Attacks by terror groups on prominent journalists, scholars, human rights activists have seen a spike recently amid a peace process between the Taliban and the Afghanistan government. Photograph:( Reuters )
Photographs shared by a government official showed Saleh sitting in a garden with bloodstains on his right arm.
A powerful explosion hit central Kabul on Sunday, wounding Afghan President Ashraf Ghani's running mate in the upcoming election and killing at least two others, officials said.
At least 25 civilians were injured in the blast that occurred on a road near the private Ghalib University and Shahid Square, a four-way intersection, interior ministry spokesman Nasrat Rahimi said.
Rahimi said that immediately after the blast, gunmen had entered the university building and were targeting the main political office of the vice presidential candidate, Amrullah Saleh. Saleh was wounded by shrapnel before being safely evacuated from the office of his Afghan Green Trend Party.
The party office is located adjacent to the university.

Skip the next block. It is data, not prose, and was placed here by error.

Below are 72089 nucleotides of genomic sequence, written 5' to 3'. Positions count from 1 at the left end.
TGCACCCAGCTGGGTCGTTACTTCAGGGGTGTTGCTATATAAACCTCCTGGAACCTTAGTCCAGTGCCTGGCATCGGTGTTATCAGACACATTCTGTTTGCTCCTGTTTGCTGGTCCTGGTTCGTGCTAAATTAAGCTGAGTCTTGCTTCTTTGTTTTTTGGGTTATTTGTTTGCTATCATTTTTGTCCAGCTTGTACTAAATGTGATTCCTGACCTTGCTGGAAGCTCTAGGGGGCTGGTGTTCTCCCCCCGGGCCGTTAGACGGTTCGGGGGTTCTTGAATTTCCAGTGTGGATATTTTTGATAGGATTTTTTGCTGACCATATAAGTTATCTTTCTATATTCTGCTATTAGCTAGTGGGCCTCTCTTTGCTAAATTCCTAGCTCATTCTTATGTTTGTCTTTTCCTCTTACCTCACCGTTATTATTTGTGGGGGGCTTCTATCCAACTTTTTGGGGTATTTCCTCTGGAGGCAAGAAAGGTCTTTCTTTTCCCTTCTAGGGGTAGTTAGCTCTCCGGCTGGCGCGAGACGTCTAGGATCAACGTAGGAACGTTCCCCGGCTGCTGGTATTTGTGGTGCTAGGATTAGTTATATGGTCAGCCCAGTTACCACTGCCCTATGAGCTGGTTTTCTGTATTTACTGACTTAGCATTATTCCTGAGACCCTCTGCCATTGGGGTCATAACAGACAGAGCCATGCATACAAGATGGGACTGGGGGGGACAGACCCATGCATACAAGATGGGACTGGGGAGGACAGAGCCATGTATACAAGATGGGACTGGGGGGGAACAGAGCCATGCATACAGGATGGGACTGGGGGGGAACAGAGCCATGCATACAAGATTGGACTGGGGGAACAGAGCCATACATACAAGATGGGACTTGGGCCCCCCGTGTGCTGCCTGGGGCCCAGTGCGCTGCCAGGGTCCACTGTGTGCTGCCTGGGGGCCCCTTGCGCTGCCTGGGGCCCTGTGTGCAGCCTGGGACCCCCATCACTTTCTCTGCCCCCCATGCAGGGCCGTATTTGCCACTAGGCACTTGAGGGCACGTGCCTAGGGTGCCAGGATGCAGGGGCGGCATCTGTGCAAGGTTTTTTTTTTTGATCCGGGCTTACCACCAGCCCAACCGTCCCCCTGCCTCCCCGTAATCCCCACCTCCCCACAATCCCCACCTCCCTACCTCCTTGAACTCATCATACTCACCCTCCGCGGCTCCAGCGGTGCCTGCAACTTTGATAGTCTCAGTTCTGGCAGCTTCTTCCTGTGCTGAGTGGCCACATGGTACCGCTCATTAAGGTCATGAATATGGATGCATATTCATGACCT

Photographs shared by a government official showed Saleh sitting in a garden with bloodstains on his right arm. He was surrounded by security guards.
Saleh is an uncompromising opponent of the Taliban and other hardline Islamist groups.
Ghani, Saleh and over a dozen other Afghan politicians launched their presidential campaign on Sunday.
Ghani said in a tweet: "My brother, true son of the Afghan soil and first VP candidate of my electoral team, Amrullah Saleh has survived a complex attack by enemies of the state. We are relieved and thank the almighty that the attack has failed."
Saleh, who commands strong support among Afghanistan’s minority ethnic Tajiks, was not immediately available for comment.
"The explosion hit a very busy part of the city. Our rescue teams have been rushed to the site," Rahimi said.
No militant group has claimed responsibility.
Last week, Kabul was hit by three consecutive bomb blasts claimed by Islamic State and the Taliban, killing 11 people and injuring more than 40.